after some silence he says:
“Aha… hmm.. well.. Oh, i see, yeah, yep, that’s kinda cool.. might be
useful.
But let’’s postpone discussing it until ball-bearings have been
invented. “
————————————————

hmmm, I really have too much time… :o)

Kind Regards
Ted

On Tue, Oct 11, 2016 at 15:59 David Sweeris via swift-evolution < >> swift-evolution@swift.org> wrote:

On Oct 11, 2016, at 12:40, Anton Zhilin via swift-evolution < >>> swift-evolution@swift.org> wrote:

Hello Ted,
First of all, this topic belongs to reflection, which is specifically
stated to be out of scope of Swift 4 Phase 1. So all considerations are
purely theoretical for now.
That said, I also thought about this problem. The best I could imagine
is something along the following lines:

var builder = StructBuilder(name: "Person")
builder.addProperty(name: "name", type: String.self)
builder.addProperty(name: "age", type: Int.self)
builder.addComputedProperty(name: "description", getter: { (this: Any) -> String in ... })
builder.addComformance(CustomStringConvertible.self)let type: Any.Type = builder.build()

Obviously, to interact with such dynamic types and their objects, we
need the whole working reflection system that we don’t have right now.

I *think* that's only true for non-generic code, and types that aren't
subclasses... I think...

Anyway, I'm starting to wonder if some code I'm trying to write might be
impossible without either this feature, or some/all of the stuff from the
generics manifesto. So put me down as, in principle, a strong +1 (pending
details of the proposal when it actually gets written for Swift 10).

- Dave Sweeris
_______________________________________________
swift-evolution mailing list
swift-evolution@swift.org
https://lists.swift.org/mailman/listinfo/swift-evolution


(Ted van Gaalen) #13

Dear Xiaoid
I still don’t agree with you, there should be some flexibility, things should live
and also, if we adhere to this list you refer to on Github, than no new
topics would be discussable...
I am sorry if I wrote a bit harsh to you.
Kind Regards
尊敬的

Ted

···

On 12 Oct 2016, at 18:41, Xiaodi Wu <xiaodi.wu@gmail.com> wrote:

On Wed, Oct 12, 2016 at 11:32 AM, Ted F.A. van Gaalen <tedvgiosdev@gmail.com <mailto:tedvgiosdev@gmail.com>> wrote:
Hi Xiaodi,
please read in-line, thank you.

On 12 Oct 2016, at 15:58, Xiaodi Wu <xiaodi.wu@gmail.com <mailto:xiaodi.wu@gmail.com>> wrote:

On Wed, Oct 12, 2016 at 7:47 AM, Ted F.A. van Gaalen <tedvgiosdev@gmail.com <mailto:tedvgiosdev@gmail.com>> wrote:

On 11 Oct 2016, at 23:04, Xiaodi Wu <xiaodi.wu@gmail.com <mailto:xiaodi.wu@gmail.com>> wrote:

Reflection is likely to be tackled in Swift 5, no?

I'd think you don’t need reflection that much, because defining
dynamic classes (and other entities) are solely incremental compiler
tasks, for which it can use previously compiled meta reference
information (xref symbols etc).

Imho in that perspective it is more or less independent
of reflection. Reflection is as far as I can see is more intended to offer
meta information at the programming level.?

So realistically, this could be on track for Swift 6 or 7.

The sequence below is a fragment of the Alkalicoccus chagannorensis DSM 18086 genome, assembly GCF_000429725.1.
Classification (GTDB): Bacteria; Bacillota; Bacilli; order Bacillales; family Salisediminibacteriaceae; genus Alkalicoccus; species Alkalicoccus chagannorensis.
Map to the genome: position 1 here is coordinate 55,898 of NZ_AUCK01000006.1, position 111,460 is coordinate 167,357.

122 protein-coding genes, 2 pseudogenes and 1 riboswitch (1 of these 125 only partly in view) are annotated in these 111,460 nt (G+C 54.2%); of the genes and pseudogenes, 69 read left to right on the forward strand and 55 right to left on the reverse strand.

As already written, there is no timeframe/deadline for this idea, it is just an idea,
not a proposal (yet).

Let's postpone discussion until then.

Feel free to do so, but why postponing having ideas and discussing them?

The core team has requested that discussions be focused on the priorities identified for the current phase of Swift 4. There's a sound rationale for this request. Per Chris: "The community benefits from keeping focus on a limited number of topics, because if there is too much going on, no one can follow and keep track of it all. It is important for the core team to be involved in key discussions up front. In the Swift 3 cycle, it was problematic that many folks had no time to follow the threads until after the review period completed.”

You are pulling the above out of context hereunder:

I'm sure many people have ideas about dynamic facilities in Swift, as do we all about other ideas, and many have been trying to be respectful of this new proposed process. I think we can all agree that maximum participation and the best solutions are most likely when everyone stays on the same page with regard to the process by which we go about these discussions. No need to postpone having ideas about Swift or talking about them with your friends and colleagues, but let's respect the core team's urging to postpone discussing them on this particular list for the reasons identified above.

1. You are not a member of the core team, far from it, sorry.
     Don’t think for them, they can do that quite well themselves. and thus:

I'm not trying to speak for the core team; sorry if I'm giving off that impression.

2. If the core team would have problems with me bringing forward this topic,
      they might/will inform me that this is undesired, in that case I’ll stop writing about it.

As a member of the community, I'm voicing *my* concern that this is not an opportune time to discuss this topic. It's up to all participants, not just the core team, to try to make sure that the evolution process works effectively. So far, in the context of other threads, other community members have also been active in pointing out when topics stray too far from the suggested areas of focus. I think this is good practice and I'm trying to contribute to that effort.